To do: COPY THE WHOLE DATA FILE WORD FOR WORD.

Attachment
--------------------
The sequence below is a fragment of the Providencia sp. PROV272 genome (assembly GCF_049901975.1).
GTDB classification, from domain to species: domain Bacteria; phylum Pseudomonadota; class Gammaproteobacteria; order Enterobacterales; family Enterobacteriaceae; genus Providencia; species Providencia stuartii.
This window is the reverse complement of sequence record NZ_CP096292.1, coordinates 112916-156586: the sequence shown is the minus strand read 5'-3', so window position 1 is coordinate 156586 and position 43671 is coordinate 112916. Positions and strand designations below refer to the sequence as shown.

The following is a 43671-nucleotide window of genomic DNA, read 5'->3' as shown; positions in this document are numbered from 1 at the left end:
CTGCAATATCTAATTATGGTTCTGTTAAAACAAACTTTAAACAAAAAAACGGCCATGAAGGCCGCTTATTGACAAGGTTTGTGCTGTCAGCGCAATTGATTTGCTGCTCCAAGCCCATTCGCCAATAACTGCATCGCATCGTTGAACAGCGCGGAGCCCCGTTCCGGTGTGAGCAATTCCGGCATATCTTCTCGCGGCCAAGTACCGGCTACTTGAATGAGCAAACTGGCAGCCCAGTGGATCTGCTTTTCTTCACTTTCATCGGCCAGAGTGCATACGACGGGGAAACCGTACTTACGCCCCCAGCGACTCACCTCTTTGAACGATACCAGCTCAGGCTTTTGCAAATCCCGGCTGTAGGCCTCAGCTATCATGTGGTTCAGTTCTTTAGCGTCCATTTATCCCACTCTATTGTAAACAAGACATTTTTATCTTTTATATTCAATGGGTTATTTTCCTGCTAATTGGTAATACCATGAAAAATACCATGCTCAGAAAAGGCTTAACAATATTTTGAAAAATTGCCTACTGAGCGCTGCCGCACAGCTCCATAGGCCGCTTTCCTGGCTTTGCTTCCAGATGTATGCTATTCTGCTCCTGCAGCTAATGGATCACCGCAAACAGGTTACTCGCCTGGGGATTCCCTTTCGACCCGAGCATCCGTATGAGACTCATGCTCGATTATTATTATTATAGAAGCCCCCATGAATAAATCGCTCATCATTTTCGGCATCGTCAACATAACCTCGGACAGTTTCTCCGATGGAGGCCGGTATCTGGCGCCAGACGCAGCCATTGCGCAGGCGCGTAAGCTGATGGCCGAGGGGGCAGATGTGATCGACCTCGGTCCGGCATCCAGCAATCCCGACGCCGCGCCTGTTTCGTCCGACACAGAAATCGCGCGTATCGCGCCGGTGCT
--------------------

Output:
The sequence below is a fragment of the Providencia sp. PROV272 genome (assembly GCF_049901975.1).
GTDB classification, from domain to species: domain Bacteria; phylum Pseudomonadota; class Gammaproteobacteria; order Enterobacterales; family Enterobacteriaceae; genus Providencia; species Providencia stuartii.
This window is the reverse complement of sequence record NZ_CP096292.1, coordinates 112916-156586: the sequence shown is the minus strand read 5'-3', so window position 1 is coordinate 156586 and position 43671 is coordinate 112916. Positions and strand designations below refer to the sequence as shown.

The following is a 43671-nucleotide window of genomic DNA, read 5'->3' as shown; positions in this document are numbered from 1 at the left end:
CTGCAATATCTAATTATGGTTCTGTTAAAACAAACTTTAAACAAAAAAACGGCCATGAAGGCCGCTTATTGACAAGGTTTGTGCTGTCAGCGCAATTGATTTGCTGCTCCAAGCCCATTCGCCAATAACTGCATCGCATCGTTGAACAGCGCGGAGCCCCGTTCCGGTGTGAGCAATTCCGGCATATCTTCTCGCGGCCAAGTACCGGCTACTTGAATGAGCAAACTGGCAGCCCAGTGGATCTGCTTTTCTTCACTTTCATCGGCCAGAGTGCATACGACGGGGAAACCGTACTTACGCCCCCAGCGACTCACCTCTTTGAACGATACCAGCTCAGGCTTTTGCAAATCCCGGCTGTAGGCCTCAGCTATCATGTGGTTCAGTTCTTTAGCGTCCATTTATCCCACTCTATTGTAAACAAGACATTTTTATCTTTTATATTCAATGGGTTATTTTCCTGCTAATTGGTAATACCATGAAAAATACCATGCTCAGAAAAGGCTTAACAATATTTTGAAAAATTGCCTACTGAGCGCTGCCGCACAGCTCCATAGGCCGCTTTCCTGGCTTTGCTTCCAGATGTATGCTATTCTGCTCCTGCAGCTAATGGATCACCGCAAACAGGTTACTCGCCTGGGGATTCCCTTTCGACCCGAGCATCCGTATGAGACTCATGCTCGATTATTATTATTATAGAAGCCCCCATGAATAAATCGCTCATCATTTTCGGCATCGTCAACATAACCTCGGACAGTTTCTCCGATGGAGGCCGGTATCTGGCGCCAGACGCAGCCATTGCGCAGGCGCGTAAGCTGATGGCCGAGGGGGCAGATGTGATCGACCTCGGTCCGGCATCCAGCAATCCCGACGCCGCGCCTGTTTCGTCCGACACAGAAATCGCGCGTATCGCGCCGGTGCT